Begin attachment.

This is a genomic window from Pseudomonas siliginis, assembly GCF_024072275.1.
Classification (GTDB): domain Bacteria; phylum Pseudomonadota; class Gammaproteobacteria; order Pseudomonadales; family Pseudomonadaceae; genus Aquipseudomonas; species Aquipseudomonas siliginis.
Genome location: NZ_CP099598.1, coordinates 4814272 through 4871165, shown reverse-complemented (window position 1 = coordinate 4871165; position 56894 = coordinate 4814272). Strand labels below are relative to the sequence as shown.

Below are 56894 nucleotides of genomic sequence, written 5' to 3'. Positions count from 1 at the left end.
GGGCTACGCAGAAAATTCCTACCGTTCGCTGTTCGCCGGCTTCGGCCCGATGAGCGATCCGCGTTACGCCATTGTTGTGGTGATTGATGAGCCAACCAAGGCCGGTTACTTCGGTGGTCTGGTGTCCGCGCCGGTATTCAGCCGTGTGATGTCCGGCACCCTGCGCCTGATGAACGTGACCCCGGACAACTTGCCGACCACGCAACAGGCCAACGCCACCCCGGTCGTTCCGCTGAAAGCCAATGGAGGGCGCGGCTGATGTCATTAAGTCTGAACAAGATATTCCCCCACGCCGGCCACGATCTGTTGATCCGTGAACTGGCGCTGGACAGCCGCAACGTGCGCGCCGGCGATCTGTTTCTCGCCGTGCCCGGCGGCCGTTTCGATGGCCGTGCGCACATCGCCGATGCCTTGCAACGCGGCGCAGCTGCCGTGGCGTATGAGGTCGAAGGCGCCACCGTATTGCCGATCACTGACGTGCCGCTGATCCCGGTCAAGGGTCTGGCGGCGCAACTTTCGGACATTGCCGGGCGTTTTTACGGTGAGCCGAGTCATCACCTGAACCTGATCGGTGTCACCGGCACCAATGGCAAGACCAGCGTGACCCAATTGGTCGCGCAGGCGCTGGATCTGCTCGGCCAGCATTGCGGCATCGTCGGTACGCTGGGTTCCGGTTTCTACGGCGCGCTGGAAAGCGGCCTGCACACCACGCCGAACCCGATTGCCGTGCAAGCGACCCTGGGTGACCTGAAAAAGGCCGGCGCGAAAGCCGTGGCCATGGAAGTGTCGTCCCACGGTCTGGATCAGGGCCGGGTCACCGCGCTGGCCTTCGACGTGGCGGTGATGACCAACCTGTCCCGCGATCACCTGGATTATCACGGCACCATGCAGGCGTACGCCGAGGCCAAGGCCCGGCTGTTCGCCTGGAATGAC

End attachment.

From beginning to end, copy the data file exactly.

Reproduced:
This is a genomic window from Pseudomonas siliginis, assembly GCF_024072275.1.
Classification (GTDB): domain Bacteria; phylum Pseudomonadota; class Gammaproteobacteria; order Pseudomonadales; family Pseudomonadaceae; genus Aquipseudomonas; species Aquipseudomonas siliginis.
Genome location: NZ_CP099598.1, coordinates 4814272 through 4871165, shown reverse-complemented (window position 1 = coordinate 4871165; position 56894 = coordinate 4814272). Strand labels below are relative to the sequence as shown.

Below are 56894 nucleotides of genomic sequence, written 5' to 3'. Positions count from 1 at the left end.
GGGCTACGCAGAAAATTCCTACCGTTCGCTGTTCGCCGGCTTCGGCCCGATGAGCGATCCGCGTTACGCCATTGTTGTGGTGATTGATGAGCCAACCAAGGCCGGTTACTTCGGTGGTCTGGTGTCCGCGCCGGTATTCAGCCGTGTGATGTCCGGCACCCTGCGCCTGATGAACGTGACCCCGGACAACTTGCCGACCACGCAACAGGCCAACGCCACCCCGGTCGTTCCGCTGAAAGCCAATGGAGGGCGCGGCTGATGTCATTAAGTCTGAACAAGATATTCCCCCACGCCGGCCACGATCTGTTGATCCGTGAACTGGCGCTGGACAGCCGCAACGTGCGCGCCGGCGATCTGTTTCTCGCCGTGCCCGGCGGCCGTTTCGATGGCCGTGCGCACATCGCCGATGCCTTGCAACGCGGCGCAGCTGCCGTGGCGTATGAGGTCGAAGGCGCCACCGTATTGCCGATCACTGACGTGCCGCTGATCCCGGTCAAGGGTCTGGCGGCGCAACTTTCGGACATTGCCGGGCGTTTTTACGGTGAGCCGAGTCATCACCTGAACCTGATCGGTGTCACCGGCACCAATGGCAAGACCAGCGTGACCCAATTGGTCGCGCAGGCGCTGGATCTGCTCGGCCAGCATTGCGGCATCGTCGGTACGCTGGGTTCCGGTTTCTACGGCGCGCTGGAAAGCGGCCTGCACACCACGCCGAACCCGATTGCCGTGCAAGCGACCCTGGGTGACCTGAAAAAGGCCGGCGCGAAAGCCGTGGCCATGGAAGTGTCGTCCCACGGTCTGGATCAGGGCCGGGTCACCGCGCTGGCCTTCGACGTGGCGGTGATGACCAACCTGTCCCGCGATCACCTGGATTATCACGGCACCATGCAGGCGTACGCCGAGGCCAAGGCCCGGCTGTTCGCCTGGAATGAC